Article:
Hold on. Wait one minute. Wasn't I saying how crazy it was I made a side dish yesterday? And then I went and did it again? Yup, there must seriously be something wrong with me. Although the process of making these and not timing it right with the main dish (okay, how was I to foresee this would need two baking sheets when it only called for one?) reminded me why side dishes stress me out.
There. I said it. They stress.me.out. Not to say that munching on fries while waiting for some juicy pork tenderloin to come out of the oven was the worst thing in the world. I could probably think of a lot worse things to do while waiting for dinner. Like cleaning, or working on my research project, or maybe some homework, or... oh wait, I did those things the rest of the day. Silly me.
Anyhoo, so we were talking about fries. Not your typical fried sticks of potato coated so heavily with salt you weren't sure a fry still existed underneath it all. Nope, these get a nice healthy coat of vegetable oil and a sprinkle of salt before being sent off on their merry way to the oven. After a quick flip and more time spent basking in the heat, these golden sticks are tossed with Parmesan cheese, parsley, and best of all garlic. Lots and lots of garlic. Which makes them amazing and finger-lickin' delicious.
Adapted from: Cooking Light, September 2007
Adapted from: Cooking Light, September 2007
4 teaspoons vegetable oil
3/4 teaspoon kosher salt
3 pounds (about 5) baking potatoes, peeled and cut into 1/4-inch-thick strips
2 tablespoons butter
8 cloves garlic, minced (about 5 teaspoons)
2 teaspoons dried parsley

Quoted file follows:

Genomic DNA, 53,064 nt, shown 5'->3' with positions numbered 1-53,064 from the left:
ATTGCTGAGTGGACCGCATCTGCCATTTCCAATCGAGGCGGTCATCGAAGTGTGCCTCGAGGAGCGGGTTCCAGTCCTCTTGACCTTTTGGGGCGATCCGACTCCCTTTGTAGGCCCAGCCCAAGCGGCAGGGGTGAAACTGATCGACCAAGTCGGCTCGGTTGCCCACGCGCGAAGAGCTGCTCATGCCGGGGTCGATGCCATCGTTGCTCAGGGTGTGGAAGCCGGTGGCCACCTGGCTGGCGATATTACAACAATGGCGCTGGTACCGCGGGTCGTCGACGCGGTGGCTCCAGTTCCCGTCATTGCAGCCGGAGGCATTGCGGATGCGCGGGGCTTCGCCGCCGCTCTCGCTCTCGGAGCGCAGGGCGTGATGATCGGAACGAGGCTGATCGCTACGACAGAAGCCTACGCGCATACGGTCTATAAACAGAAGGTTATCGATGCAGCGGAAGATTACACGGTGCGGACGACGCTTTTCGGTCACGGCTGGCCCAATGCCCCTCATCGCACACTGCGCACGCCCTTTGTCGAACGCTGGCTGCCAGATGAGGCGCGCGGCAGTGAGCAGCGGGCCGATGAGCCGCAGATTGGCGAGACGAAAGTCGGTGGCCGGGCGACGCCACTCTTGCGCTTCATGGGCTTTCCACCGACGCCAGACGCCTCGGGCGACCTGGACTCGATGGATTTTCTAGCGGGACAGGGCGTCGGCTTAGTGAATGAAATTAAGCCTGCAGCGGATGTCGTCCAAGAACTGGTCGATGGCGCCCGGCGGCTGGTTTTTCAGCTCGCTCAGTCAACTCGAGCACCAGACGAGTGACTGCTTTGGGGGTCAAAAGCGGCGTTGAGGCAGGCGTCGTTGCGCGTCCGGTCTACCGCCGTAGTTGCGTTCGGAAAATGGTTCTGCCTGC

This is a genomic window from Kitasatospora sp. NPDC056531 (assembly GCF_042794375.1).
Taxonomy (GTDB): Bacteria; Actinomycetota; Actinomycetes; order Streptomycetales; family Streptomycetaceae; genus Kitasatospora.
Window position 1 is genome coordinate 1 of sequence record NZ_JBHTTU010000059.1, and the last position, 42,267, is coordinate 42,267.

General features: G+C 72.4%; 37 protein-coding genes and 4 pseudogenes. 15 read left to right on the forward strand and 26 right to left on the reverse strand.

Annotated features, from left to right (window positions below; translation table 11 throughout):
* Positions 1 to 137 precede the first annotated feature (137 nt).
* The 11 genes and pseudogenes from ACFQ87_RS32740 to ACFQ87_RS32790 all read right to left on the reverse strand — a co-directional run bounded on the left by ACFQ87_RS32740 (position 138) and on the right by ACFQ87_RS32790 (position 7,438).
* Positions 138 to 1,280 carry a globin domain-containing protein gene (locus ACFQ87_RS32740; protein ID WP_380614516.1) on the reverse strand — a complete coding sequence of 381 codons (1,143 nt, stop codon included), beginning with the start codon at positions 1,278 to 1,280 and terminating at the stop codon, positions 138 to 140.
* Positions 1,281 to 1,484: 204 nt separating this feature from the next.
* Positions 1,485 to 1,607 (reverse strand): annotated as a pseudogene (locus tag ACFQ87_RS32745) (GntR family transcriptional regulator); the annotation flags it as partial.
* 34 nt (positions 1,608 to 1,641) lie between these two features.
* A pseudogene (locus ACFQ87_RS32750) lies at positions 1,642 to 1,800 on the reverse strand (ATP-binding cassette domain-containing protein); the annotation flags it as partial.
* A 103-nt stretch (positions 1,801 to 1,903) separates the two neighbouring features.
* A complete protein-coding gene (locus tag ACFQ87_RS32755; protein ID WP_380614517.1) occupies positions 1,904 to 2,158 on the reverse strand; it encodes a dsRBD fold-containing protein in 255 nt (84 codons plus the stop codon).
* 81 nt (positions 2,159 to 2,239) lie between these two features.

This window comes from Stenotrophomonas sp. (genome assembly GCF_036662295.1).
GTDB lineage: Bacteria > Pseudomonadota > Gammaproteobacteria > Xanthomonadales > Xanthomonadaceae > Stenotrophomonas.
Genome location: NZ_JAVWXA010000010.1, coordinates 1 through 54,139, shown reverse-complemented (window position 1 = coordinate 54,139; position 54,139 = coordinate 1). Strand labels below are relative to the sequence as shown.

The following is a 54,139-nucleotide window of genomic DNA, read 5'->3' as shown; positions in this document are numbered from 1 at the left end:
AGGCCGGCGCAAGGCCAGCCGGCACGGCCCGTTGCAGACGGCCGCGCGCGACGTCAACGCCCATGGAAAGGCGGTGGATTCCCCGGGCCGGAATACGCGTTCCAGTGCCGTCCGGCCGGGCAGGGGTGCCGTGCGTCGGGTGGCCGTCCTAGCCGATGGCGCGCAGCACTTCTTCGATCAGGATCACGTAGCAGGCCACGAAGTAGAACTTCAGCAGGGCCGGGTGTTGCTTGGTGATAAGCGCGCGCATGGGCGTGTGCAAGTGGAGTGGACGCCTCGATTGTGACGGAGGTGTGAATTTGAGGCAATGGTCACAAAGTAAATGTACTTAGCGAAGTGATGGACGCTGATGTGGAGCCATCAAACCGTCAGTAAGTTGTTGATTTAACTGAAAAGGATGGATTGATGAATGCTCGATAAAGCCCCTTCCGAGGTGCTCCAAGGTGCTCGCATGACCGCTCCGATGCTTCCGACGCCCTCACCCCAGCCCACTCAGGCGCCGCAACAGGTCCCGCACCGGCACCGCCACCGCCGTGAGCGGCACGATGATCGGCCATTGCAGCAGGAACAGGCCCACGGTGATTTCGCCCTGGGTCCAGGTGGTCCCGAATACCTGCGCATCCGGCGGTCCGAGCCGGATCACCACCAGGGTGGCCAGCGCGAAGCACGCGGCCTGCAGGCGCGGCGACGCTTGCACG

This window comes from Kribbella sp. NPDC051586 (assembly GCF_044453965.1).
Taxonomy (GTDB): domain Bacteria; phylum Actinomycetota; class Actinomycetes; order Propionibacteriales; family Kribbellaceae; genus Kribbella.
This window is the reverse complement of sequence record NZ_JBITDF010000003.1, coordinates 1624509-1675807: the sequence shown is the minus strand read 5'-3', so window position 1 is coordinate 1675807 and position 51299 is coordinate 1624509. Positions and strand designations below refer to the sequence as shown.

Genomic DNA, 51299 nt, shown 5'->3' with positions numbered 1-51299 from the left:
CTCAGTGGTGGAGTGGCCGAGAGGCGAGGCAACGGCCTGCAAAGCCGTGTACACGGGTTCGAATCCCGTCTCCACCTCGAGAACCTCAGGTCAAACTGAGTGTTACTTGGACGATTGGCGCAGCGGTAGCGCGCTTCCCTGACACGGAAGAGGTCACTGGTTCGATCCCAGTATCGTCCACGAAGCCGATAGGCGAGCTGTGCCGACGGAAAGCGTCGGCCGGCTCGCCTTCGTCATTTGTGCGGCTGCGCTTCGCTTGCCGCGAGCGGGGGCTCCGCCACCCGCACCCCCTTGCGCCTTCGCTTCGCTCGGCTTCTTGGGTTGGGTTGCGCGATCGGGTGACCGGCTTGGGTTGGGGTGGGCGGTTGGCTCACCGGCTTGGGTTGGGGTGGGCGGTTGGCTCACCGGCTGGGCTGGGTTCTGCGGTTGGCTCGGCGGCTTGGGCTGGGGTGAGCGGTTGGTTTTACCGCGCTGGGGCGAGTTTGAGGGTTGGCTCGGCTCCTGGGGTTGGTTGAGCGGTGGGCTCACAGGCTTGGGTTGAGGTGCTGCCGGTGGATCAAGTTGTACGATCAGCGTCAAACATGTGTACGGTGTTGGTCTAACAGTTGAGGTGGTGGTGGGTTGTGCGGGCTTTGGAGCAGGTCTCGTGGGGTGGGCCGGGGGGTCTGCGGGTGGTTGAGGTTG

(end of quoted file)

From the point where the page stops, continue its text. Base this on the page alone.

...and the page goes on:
2 tablespoons Parmesan cheese, grated
Preheat oven to 400 degrees F. Spray two baking sheets thoroughly with cooking spray. Set aside.
In a gallon-sized ziploc bag, combine oil, salt, and potatoes strips. Toss well (or shake the bag) well to coat. Transfer potatoes to baking sheets, ensuring they are in a single layer. Bake at 400 degrees for 20 minutes. Turn the potatoes, then bake another 30 minutes or until the potatoes are tender.
In a medium skillet, melt butter over medium-low heat. Add garlic and cook for 2 minutes, stirring constantly. In a large bowl, combine potatoes, parsley, Parmesan cheese, and garlic. Toss well and serve immediately.
Please don't run off scared when you see there are 8 cloves of garlic in this. Yes, 8 cloves. You need them all (these are called Garlic Fries for a reason). So don't be shy.
Once you toss everything together, the warm garlicky butter just melts right into the fries and it pairs perfectly with the salty Parmesan. And as we all know, the parsley is really just for show. :)
Make sure you spray your baking sheets well as I had had issues with several of my fries sticking to the pan. I did spray one of the baking sheets of fries with cooking spray again before flipping -- these removed easier than the pan that I didn't. Oh, and if you find a easy way to flip these guys, will you please pass them on? My flipping methods leave a lot to be desired.
|Amount per serving|
|Calories 286||Calories from fat 70|
|% Daily Value|
|Total Fat 7.7g||12%|
|Saturated Fat 3.4g||17%|
|Trans Fat 0.0g|
|Total Carbs 49.4g||16%|
|Dietary Fiber 5.1g||20%|
|Vitamin A 4%||Vitamin C 39%|
|Calcium 6%||Iron 14%|
Get Up and Move Challenge Day 24: Tackling Turkey Day
If there was ever a day to "cheat" on a diet, I think Thanksgiving could put up a good fight for that day. Thanksgiving is about, well, giving thanks. It's a celebration of friends, family, and of course, food. It is one of the only holidays that is so centered around food that any deviation from the traditional menu gets the cook the stinky-eye and revokes their Thanksgiving dinner making privileges for years to come.